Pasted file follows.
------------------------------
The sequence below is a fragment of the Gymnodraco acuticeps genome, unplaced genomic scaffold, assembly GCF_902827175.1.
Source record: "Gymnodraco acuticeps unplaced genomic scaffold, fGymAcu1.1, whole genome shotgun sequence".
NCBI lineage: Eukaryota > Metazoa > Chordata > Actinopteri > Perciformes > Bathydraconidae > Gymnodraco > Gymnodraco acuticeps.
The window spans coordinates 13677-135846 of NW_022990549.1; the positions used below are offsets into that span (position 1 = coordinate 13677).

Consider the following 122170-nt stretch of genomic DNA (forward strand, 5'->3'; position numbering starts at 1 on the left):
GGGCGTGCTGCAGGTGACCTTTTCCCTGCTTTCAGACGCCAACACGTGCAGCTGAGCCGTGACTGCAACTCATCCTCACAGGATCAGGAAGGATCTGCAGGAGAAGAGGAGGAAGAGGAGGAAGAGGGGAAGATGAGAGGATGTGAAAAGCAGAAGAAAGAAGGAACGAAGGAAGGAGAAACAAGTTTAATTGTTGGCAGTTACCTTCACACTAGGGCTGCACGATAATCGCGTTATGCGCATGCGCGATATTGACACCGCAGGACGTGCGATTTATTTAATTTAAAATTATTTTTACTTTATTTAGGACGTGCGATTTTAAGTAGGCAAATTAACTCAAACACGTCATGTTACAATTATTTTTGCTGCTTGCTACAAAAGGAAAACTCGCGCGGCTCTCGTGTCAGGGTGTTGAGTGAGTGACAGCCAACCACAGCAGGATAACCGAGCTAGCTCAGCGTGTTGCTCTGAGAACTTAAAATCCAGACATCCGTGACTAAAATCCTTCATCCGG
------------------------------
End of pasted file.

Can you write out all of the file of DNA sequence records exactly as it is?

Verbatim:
The sequence below is a fragment of the Gymnodraco acuticeps genome, unplaced genomic scaffold, assembly GCF_902827175.1.
Source record: "Gymnodraco acuticeps unplaced genomic scaffold, fGymAcu1.1, whole genome shotgun sequence".
NCBI lineage: Eukaryota > Metazoa > Chordata > Actinopteri > Perciformes > Bathydraconidae > Gymnodraco > Gymnodraco acuticeps.
The window spans coordinates 13677-135846 of NW_022990549.1; the positions used below are offsets into that span (position 1 = coordinate 13677).

Consider the following 122170-nt stretch of genomic DNA (forward strand, 5'->3'; position numbering starts at 1 on the left):
GGGCGTGCTGCAGGTGACCTTTTCCCTGCTTTCAGACGCCAACACGTGCAGCTGAGCCGTGACTGCAACTCATCCTCACAGGATCAGGAAGGATCTGCAGGAGAAGAGGAGGAAGAGGAGGAAGAGGGGAAGATGAGAGGATGTGAAAAGCAGAAGAAAGAAGGAACGAAGGAAGGAGAAACAAGTTTAATTGTTGGCAGTTACCTTCACACTAGGGCTGCACGATAATCGCGTTATGCGCATGCGCGATATTGACACCGCAGGACGTGCGATTTATTTAATTTAAAATTATTTTTACTTTATTTAGGACGTGCGATTTTAAGTAGGCAAATTAACTCAAACACGTCATGTTACAATTATTTTTGCTGCTTGCTACAAAAGGAAAACTCGCGCGGCTCTCGTGTCAGGGTGTTGAGTGAGTGACAGCCAACCACAGCAGGATAACCGAGCTAGCTCAGCGTGTTGCTCTGAGAACTTAAAATCCAGACATCCGTGACTAAAATCCTTCATCCGG